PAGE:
The US, EU and Democracies Anonymous, a new mutual aid fellowship
/ POLITICS & AMERICA
Renaud Lassus, minister counsellor for economic affairs at the French embassy in Washington, D.C. recently suggested that the US and the European Union (EU) need to join together in a shared effort that revolves around “common answers to existing challenges within their democracies”. It’s an exceedingly diplomatic suggestion because it moves the focus from the more contentious issue of China to something that should be a whole lot easier — navel-gazing.
Ah, but is navel-gazing that much easier? Can we really envisage the US and EU signing on to some sort of mutual aid fellowship for democracies in trouble? Would that Democracies Anonymous (DA) really work like a branch meeting of Alcoholics Anonymous (AA), helping troubled democracies right themselves through the political equivalent of AA’s Twelve Steps programme?
Mr Lassus seems to think there is a lot to be gained from the US and EU joining together for a democracy rejuvenation exercise. But then he would, wouldn’t he? The English version of his book on the revival of democracy in America was published this February. It is, according to the Financial Times’s Rana Foroohar (paywall), “a Tocquevillian call for optimism about the future of the US”.
In fact, the 19th century French aristocrat Alexis de Tocqueville was not wholly complimentary and optimistic about the future of the US, as I have written before. For instance, in his 1835 classic, ‘Of Democracy in America’, de Tocqueville noted that Americans “combine the notions of faith and of liberty so intimately in their minds, that it is impossible to make them conceive the one without the other”. At the time, this was meant as praise but from the late 20th century, it could also be a trenchant diagnosis of all that’s going wrong with America. For, religion has been helping to unmake America, allowing for the rise of televangelist Pat Robertson, Glenn Beck, the Tea Party, the illiberal and passionate white evangelical vote for the Republican Party and the malevolent political trajectory of Donald Trump.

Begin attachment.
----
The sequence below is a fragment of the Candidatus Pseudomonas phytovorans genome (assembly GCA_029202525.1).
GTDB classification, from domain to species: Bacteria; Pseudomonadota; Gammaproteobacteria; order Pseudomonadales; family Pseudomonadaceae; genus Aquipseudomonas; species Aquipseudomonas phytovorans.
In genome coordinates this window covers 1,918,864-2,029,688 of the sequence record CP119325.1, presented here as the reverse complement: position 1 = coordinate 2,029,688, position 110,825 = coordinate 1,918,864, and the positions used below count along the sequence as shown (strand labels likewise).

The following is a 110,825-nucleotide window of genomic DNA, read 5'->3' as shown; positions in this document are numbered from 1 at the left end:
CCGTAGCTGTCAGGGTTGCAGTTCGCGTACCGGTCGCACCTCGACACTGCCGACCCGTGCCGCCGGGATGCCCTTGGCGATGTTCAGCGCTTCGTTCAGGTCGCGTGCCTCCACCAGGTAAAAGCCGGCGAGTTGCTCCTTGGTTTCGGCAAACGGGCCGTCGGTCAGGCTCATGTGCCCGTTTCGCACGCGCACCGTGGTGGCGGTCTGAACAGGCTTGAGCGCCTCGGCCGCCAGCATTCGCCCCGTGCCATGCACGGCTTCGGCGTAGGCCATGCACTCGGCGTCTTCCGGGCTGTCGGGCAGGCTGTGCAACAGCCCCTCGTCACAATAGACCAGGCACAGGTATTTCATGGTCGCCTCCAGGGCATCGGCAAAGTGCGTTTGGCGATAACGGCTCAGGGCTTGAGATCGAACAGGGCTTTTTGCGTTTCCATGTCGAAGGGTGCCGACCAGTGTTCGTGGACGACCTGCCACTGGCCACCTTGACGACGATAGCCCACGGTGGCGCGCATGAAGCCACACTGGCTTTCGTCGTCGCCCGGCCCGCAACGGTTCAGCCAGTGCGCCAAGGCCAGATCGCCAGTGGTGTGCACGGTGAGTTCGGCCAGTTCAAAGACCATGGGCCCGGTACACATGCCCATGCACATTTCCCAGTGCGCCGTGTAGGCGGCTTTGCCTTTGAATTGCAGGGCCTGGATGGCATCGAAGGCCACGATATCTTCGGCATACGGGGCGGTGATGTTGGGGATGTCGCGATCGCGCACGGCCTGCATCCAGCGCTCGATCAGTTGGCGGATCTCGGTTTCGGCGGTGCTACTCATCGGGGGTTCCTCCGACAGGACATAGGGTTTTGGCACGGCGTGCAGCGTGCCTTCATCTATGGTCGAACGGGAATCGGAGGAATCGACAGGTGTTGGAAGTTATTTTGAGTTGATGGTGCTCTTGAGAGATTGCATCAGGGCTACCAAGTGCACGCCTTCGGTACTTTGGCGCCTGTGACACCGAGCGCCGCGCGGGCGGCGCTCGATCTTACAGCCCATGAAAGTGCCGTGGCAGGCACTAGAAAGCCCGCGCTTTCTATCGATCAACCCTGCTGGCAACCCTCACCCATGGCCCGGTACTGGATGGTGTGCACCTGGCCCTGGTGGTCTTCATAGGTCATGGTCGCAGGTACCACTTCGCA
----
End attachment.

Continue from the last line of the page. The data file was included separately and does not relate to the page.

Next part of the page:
There were other distinct and troubling American characteristics identified by de Tocqueville. (They are all here, in my Times of India oped from November 2010, when President Barack Obama was visiting India). Accordingly, a modern French diplomat’s “Tocquevellian call” might best be taken with a pinch of salt.